Budget paves way for funding

Vidya Bala | Updated on March 05, 2011

BL06MACRO-EXP2   -  Business Line

The view of the Bangalore - Mysore Infrastructure Corridor (BMIC) project work in progress near Banashankari 6th stage, being constructed by NICE, in Bangalore (file photo)   -  Business Line



For a sector that corners close to half of the government's planned gross budgetary support, infrastructure still remains a funds-strapped sector. The customary 15-25 per cent higher allocation awarded in the Budget has not done much to support the increasing private sector participation in this space.

This drives home the gravity of the issue: GMR infrastructure levied the country's first Airport Development Fees for the Delhi airport in February 2009 as it did not have sufficient funds to go ahead with the expansion. Fees for an airport that was not yet ready!

The 2011-12 Budget proposals for infrastructure, therefore, open up new avenues to address the mounting long-term funding crisis in the sector. With private participation in sectors such as power, highways and airports gaining significance, companies would have to fund projects they bag. To understand as to how the Budget proposals can aid long-term funding, we look at the enormity of the task of funding the infrastructure sector and the current funding channels for the private sector.

Challenges aplenty

Of the Rs 20.5 lakh crore of revised infrastructure spending estimates for the Eleventh Five-Year Plan, 36 per cent is projected to be private investment, up from 24 per cent in the Tenth Plan. Private spending, which has already reached majority proportion in airports, ports and power may only go up. Companies such as Tata Power, Mundra Port & SEZ and GVK Power & Infrastructure are cases of private sector spearheading key projects.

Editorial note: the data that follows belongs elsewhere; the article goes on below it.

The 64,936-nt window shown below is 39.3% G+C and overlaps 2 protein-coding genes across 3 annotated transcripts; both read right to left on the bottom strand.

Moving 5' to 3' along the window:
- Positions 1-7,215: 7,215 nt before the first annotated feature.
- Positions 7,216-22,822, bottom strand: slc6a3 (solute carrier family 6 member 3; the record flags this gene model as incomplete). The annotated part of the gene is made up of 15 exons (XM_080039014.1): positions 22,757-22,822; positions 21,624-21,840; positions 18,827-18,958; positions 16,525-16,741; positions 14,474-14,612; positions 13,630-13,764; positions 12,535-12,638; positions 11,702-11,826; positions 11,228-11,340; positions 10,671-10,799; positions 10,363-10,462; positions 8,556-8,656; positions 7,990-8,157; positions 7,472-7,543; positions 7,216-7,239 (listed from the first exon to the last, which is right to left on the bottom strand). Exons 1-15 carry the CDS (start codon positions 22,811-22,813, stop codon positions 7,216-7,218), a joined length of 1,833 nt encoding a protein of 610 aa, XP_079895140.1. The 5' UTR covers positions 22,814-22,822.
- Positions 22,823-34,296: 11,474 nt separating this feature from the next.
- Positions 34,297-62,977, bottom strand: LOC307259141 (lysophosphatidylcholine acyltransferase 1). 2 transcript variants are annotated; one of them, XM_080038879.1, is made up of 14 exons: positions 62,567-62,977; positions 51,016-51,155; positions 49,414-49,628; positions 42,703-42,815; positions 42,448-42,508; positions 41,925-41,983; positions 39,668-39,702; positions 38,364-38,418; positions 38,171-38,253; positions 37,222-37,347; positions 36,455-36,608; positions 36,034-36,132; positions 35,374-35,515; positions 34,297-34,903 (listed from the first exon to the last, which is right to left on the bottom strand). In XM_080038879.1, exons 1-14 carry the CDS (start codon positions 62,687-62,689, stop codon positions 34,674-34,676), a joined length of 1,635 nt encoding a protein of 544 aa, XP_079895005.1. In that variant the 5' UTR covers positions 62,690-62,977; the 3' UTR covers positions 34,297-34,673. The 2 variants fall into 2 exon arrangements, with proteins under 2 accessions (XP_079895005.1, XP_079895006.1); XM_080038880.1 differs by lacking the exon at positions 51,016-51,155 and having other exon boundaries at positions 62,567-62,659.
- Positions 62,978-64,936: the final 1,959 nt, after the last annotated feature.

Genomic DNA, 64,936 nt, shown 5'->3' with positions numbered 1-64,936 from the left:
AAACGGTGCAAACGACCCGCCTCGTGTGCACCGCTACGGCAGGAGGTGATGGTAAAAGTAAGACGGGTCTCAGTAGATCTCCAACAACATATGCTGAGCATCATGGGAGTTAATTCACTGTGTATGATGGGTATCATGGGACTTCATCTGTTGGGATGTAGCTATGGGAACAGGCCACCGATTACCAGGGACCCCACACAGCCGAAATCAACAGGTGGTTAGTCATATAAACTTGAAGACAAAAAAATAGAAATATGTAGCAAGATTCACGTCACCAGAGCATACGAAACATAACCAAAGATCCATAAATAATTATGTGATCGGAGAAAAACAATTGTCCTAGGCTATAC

In absolute terms, private spending in the current plan is a sum of Rs 7.4 lakh crore ? over three-times that of the Tenth Plan.

To understand the enormity of this, let us look at the options available to private players: assuming the typical 70:30 ratio (debt: equity) for funding infrastructure projects ? Rs 2.2 lakh crore would be required as equity and the remaining Rs 5.2 lakh crore through leverage.

With a year to go for the closure of Eleventh Plan, around 34 per cent of the above equity requirement has entered in the last four years (till December 2010) as FDI in three major infrastructure sectors ? construction, power and telecom. FDI inflows have however deteriorated this year. FDI in construction in FY-11 (till December) for instance, is 70 per cent lower than the sum received in FY-10. With increasing time overruns faced in these sectors, there appears to be little incentive for FDI money to flow in at this point in time.

Local institutional equity participation, internal accruals and promoter contribution form rest of the equity. Companies also do apply for viability gap funding grant, but only if it can be proved that the project is unviable.

Finding debt

If the above task is not imposing enough, corporates confront the bigger task of tying up debt funds, to financially close the project before commencing work. Borrowings from banks and financial institutions and external commercial borrowings make up the major sources of debt funding for corporates. Banks for instance, had an exposure of Rs 4.9 lakh crore as of December 2010 to the infrastructure sector. Does this meet almost the entire Rs 5.2 crore debt requirement of the private sector in the Eleventh Plan?